US-backed forces declared military victory over the Islamic State group (IS) in Syria on Saturday after liberating the last pocket of territory held by the militants in the country's east, marking the end of a brutal self-styled caliphate the group carved out in large parts of Iraq and Syria in 2014.
After weeks of heavy fighting, the tent camp where the militants had made their final stand in the village of Baghouz was bombed to shreds.
On Saturday, journalists were taken to the encampment in Baghouz where the group had made its last stand - a wasteland of wrecked vehicles, torn tents and scorched trees. A few bodies could be seen and the faint smell of rotting corpses hung in the air.
Personal belongings and other items including generators, oil barrels, water tanks and satellite dishes were scattered in the dirt. Cars and motorcycles were turned to rusted, twisted heaps of metal.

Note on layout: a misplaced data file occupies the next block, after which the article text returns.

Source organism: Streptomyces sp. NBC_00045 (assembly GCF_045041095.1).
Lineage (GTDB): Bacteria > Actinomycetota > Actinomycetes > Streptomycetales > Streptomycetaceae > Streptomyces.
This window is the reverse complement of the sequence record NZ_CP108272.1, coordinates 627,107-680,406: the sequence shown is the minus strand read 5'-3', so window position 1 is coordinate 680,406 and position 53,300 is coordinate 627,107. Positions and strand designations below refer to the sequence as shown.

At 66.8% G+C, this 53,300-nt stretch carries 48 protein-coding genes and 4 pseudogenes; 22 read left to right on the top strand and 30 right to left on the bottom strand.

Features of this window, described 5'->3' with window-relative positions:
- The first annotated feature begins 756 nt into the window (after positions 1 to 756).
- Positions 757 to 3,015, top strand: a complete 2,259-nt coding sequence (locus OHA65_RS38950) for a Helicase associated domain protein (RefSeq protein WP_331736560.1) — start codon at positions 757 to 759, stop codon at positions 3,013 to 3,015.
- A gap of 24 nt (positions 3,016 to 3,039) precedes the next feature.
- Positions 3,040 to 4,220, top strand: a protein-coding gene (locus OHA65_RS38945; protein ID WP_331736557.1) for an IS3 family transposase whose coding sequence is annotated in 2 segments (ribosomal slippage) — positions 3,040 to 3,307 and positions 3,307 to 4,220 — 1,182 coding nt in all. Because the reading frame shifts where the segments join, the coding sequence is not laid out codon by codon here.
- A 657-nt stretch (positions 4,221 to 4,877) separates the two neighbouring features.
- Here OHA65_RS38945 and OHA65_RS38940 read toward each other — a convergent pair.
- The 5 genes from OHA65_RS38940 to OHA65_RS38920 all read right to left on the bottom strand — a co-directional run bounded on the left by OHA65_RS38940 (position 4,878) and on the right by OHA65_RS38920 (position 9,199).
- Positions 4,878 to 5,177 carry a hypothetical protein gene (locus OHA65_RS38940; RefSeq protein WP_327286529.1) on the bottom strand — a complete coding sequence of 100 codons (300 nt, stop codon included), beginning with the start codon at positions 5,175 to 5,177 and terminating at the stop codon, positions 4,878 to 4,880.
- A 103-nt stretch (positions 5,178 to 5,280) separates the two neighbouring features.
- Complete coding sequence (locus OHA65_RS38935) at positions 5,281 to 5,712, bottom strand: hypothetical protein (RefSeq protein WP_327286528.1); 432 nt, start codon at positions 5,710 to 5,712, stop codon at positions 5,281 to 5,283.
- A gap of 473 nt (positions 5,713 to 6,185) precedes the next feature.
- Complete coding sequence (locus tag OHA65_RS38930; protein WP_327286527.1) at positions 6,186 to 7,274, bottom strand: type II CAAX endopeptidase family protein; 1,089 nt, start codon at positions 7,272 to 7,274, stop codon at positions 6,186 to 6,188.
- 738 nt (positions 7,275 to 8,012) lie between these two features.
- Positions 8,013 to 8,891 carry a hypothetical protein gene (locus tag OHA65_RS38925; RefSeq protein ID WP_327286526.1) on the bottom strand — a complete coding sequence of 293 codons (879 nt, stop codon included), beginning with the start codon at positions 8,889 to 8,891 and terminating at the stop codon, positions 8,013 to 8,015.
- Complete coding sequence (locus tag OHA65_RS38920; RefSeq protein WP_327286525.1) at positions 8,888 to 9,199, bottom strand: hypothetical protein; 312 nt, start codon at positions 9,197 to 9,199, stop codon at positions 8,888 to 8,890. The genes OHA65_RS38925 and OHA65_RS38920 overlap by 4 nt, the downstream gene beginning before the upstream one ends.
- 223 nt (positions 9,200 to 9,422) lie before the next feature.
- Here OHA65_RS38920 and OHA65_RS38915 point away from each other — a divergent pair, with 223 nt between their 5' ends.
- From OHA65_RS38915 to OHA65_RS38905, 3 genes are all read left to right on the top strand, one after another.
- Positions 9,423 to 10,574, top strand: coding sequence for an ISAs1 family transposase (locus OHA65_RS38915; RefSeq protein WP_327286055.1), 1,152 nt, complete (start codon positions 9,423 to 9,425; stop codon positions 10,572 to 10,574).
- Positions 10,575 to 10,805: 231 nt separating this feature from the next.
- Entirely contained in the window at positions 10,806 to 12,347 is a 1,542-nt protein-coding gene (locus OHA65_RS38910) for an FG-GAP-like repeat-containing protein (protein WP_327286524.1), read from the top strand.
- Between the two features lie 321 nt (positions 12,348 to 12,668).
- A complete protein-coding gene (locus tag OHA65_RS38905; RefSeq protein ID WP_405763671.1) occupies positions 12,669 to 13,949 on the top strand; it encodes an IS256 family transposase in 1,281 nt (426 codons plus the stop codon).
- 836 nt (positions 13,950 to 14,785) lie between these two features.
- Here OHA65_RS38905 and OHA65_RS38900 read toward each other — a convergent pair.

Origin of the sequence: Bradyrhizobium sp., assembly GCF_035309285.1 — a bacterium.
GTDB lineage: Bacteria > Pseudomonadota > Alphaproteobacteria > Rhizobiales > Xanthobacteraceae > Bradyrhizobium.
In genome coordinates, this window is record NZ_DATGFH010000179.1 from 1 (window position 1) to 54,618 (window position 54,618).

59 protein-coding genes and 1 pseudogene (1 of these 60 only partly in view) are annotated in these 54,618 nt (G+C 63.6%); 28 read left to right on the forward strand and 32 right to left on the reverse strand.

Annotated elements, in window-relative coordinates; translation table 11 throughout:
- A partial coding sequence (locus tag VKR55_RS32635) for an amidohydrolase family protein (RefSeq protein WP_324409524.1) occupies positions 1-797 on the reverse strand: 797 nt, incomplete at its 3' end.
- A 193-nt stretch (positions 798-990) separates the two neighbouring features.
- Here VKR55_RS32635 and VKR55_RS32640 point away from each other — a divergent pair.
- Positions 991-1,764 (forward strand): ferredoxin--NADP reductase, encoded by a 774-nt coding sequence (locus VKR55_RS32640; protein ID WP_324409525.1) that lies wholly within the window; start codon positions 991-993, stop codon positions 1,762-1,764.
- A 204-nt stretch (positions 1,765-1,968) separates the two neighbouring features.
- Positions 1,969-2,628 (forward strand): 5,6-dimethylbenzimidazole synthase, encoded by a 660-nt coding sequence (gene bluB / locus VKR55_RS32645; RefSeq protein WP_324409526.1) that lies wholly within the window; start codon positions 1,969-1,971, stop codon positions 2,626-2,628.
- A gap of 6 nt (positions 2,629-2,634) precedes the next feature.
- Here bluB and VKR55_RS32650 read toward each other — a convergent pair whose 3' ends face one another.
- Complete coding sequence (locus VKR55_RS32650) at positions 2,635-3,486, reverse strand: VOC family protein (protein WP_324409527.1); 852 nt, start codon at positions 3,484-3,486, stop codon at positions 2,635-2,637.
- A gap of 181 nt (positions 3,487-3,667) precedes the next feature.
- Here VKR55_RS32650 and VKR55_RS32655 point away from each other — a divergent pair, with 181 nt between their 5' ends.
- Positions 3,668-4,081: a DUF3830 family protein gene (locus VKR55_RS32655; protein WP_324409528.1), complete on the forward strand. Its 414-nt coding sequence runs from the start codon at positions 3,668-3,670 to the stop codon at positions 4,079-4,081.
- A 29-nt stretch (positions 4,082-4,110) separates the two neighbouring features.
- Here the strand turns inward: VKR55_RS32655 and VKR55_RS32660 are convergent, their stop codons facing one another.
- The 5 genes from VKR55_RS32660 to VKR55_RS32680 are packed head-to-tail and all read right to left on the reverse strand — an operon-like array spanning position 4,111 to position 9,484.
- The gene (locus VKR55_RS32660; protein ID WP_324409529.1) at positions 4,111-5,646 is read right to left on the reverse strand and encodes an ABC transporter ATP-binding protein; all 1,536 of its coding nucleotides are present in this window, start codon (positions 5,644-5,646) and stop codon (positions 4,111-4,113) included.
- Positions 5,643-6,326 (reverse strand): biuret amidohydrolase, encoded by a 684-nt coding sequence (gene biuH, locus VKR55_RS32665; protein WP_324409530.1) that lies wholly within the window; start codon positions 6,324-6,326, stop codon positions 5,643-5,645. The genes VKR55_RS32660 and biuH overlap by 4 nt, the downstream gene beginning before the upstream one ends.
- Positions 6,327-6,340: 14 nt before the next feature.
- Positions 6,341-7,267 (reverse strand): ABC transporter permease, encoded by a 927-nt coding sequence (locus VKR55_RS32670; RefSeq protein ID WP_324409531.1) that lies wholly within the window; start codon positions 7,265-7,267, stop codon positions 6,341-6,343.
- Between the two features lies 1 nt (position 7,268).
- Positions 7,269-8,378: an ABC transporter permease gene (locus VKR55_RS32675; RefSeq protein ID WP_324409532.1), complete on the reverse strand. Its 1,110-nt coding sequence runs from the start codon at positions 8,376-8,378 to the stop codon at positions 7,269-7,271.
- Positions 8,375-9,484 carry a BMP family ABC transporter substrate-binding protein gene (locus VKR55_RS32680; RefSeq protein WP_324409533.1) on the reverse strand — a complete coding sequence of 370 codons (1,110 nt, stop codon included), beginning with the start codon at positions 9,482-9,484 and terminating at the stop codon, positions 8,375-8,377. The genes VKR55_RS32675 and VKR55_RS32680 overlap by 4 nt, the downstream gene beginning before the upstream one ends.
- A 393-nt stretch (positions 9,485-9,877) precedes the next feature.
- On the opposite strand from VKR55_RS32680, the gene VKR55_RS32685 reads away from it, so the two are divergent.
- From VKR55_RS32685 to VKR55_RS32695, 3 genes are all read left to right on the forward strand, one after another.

There were unused rockets, mortars and grenades, as well as a pile of suicide vests.
Amid the empty fox holes and trenches stood a building with a huge yellow Syrian Democratic Forces (SDF) flag on top.
Ciya Kobani, an SDF commander, announced the end of the operation from the rooftop.
"Daesh on the ground has been finished. We dedicate this victory to all the people of the world", he said, referring to IS by its Arabic acronym.
The elimination of the last IS stronghold in Baghouz brings to a close a gruelling final battle that stretched across several weeks and saw thousands of people flee the territory and surrender in desperation, and hundreds killed.
It spells the end of the militants' proto-state, which at its height four years ago was the size of Britain and home to some 8 million people, but the extremist group still maintains a scattered presence and sleeper cells across Syria and Iraq.